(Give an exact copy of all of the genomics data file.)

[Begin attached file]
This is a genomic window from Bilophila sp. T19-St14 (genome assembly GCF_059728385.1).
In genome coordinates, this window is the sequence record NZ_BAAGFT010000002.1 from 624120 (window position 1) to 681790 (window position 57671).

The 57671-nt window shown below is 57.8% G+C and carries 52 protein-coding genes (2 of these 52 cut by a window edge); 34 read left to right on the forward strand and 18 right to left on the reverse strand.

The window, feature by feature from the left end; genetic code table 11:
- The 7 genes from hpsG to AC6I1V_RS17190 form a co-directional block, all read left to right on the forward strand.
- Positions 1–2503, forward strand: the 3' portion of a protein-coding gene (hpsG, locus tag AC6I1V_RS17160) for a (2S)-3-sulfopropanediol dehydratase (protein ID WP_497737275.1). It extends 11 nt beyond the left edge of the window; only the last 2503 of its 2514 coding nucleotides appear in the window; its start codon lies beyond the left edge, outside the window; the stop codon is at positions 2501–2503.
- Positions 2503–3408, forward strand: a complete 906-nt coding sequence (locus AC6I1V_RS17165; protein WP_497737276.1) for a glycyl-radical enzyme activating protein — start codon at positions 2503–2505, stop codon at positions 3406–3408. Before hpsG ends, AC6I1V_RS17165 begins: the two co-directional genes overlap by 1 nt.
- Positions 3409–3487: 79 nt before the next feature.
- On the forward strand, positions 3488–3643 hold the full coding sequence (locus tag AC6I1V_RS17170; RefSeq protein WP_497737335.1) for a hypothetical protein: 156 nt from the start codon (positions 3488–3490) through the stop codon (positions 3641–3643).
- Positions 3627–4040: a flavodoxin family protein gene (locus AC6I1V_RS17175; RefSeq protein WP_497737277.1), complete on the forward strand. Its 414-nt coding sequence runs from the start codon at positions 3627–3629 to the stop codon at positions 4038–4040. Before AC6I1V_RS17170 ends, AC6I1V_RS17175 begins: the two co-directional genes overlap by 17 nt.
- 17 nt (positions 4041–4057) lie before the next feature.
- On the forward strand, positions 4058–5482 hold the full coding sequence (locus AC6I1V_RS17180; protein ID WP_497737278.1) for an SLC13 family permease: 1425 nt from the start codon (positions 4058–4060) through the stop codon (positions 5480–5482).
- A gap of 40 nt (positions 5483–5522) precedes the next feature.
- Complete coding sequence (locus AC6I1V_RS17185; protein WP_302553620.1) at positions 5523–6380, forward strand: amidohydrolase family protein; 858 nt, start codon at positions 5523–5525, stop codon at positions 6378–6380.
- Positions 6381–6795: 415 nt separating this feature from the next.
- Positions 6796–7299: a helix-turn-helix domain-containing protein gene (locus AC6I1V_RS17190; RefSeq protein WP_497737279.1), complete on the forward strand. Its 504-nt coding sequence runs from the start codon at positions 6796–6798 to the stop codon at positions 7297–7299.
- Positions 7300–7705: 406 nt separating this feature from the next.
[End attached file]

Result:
This is a genomic window from Bilophila sp. T19-St14 (genome assembly GCF_059728385.1).
In genome coordinates, this window is the sequence record NZ_BAAGFT010000002.1 from 624120 (window position 1) to 681790 (window position 57671).

The 57671-nt window shown below is 57.8% G+C and carries 52 protein-coding genes (2 of these 52 cut by a window edge); 34 read left to right on the forward strand and 18 right to left on the reverse strand.

The window, feature by feature from the left end; genetic code table 11:
- The 7 genes from hpsG to AC6I1V_RS17190 form a co-directional block, all read left to right on the forward strand.
- Positions 1–2503, forward strand: the 3' portion of a protein-coding gene (hpsG, locus tag AC6I1V_RS17160) for a (2S)-3-sulfopropanediol dehydratase (protein ID WP_497737275.1). It extends 11 nt beyond the left edge of the window; only the last 2503 of its 2514 coding nucleotides appear in the window; its start codon lies beyond the left edge, outside the window; the stop codon is at positions 2501–2503.
- Positions 2503–3408, forward strand: a complete 906-nt coding sequence (locus AC6I1V_RS17165; protein WP_497737276.1) for a glycyl-radical enzyme activating protein — start codon at positions 2503–2505, stop codon at positions 3406–3408. Before hpsG ends, AC6I1V_RS17165 begins: the two co-directional genes overlap by 1 nt.
- Positions 3409–3487: 79 nt before the next feature.
- On the forward strand, positions 3488–3643 hold the full coding sequence (locus tag AC6I1V_RS17170; RefSeq protein WP_497737335.1) for a hypothetical protein: 156 nt from the start codon (positions 3488–3490) through the stop codon (positions 3641–3643).
- Positions 3627–4040: a flavodoxin family protein gene (locus AC6I1V_RS17175; RefSeq protein WP_497737277.1), complete on the forward strand. Its 414-nt coding sequence runs from the start codon at positions 3627–3629 to the stop codon at positions 4038–4040. Before AC6I1V_RS17170 ends, AC6I1V_RS17175 begins: the two co-directional genes overlap by 17 nt.
- 17 nt (positions 4041–4057) lie before the next feature.
- On the forward strand, positions 4058–5482 hold the full coding sequence (locus AC6I1V_RS17180; protein ID WP_497737278.1) for an SLC13 family permease: 1425 nt from the start codon (positions 4058–4060) through the stop codon (positions 5480–5482).
- A gap of 40 nt (positions 5483–5522) precedes the next feature.
- Complete coding sequence (locus AC6I1V_RS17185; protein WP_302553620.1) at positions 5523–6380, forward strand: amidohydrolase family protein; 858 nt, start codon at positions 5523–5525, stop codon at positions 6378–6380.
- Positions 6381–6795: 415 nt separating this feature from the next.
- Positions 6796–7299: a helix-turn-helix domain-containing protein gene (locus AC6I1V_RS17190; RefSeq protein WP_497737279.1), complete on the forward strand. Its 504-nt coding sequence runs from the start codon at positions 6796–6798 to the stop codon at positions 7297–7299.
- Positions 7300–7705: 406 nt separating this feature from the next.